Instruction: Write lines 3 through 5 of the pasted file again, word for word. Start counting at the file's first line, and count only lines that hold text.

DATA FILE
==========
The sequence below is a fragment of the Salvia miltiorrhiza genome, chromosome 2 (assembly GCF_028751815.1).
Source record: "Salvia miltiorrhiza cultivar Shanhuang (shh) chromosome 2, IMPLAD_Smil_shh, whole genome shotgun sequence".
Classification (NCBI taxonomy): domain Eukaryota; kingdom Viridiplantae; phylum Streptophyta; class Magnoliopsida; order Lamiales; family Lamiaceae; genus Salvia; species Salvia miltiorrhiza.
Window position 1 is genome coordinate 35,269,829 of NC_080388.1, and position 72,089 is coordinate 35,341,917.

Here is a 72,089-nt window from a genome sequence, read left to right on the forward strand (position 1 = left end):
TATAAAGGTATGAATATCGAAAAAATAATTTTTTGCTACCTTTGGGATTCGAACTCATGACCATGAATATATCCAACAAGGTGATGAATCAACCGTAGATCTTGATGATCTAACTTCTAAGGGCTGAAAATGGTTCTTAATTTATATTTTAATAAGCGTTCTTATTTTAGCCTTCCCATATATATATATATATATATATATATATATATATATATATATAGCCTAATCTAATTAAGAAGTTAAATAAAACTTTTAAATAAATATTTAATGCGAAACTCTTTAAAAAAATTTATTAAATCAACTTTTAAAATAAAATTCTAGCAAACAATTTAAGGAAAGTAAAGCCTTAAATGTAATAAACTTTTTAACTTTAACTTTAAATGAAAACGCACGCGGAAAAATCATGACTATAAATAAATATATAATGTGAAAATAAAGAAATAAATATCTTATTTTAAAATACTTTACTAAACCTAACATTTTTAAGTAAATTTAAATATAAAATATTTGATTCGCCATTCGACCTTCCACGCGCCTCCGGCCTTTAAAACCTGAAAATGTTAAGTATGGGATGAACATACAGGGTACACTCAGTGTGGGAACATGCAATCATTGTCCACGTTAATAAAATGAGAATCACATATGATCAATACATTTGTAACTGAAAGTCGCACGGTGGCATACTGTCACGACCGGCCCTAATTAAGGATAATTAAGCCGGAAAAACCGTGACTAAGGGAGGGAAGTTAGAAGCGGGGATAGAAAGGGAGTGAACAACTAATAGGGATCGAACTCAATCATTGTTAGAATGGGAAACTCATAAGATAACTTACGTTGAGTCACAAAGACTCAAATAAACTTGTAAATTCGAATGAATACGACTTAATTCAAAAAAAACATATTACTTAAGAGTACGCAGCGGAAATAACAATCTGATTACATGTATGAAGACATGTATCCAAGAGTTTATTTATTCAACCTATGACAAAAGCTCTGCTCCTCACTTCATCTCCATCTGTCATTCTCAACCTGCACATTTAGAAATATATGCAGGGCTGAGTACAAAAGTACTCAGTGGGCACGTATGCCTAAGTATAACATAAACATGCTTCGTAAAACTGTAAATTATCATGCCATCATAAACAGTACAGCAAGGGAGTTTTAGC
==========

Classification (NCBI taxonomy): domain Eukaryota; kingdom Viridiplantae; phylum Streptophyta; class Magnoliopsida; order Lamiales; family Lamiaceae; genus Salvia; species Salvia miltiorrhiza.
Window position 1 is genome coordinate 35,269,829 of NC_080388.1, and position 72,089 is coordinate 35,341,917.

Here is a 72,089-nt window from a genome sequence, read left to right on the forward strand (position 1 = left end):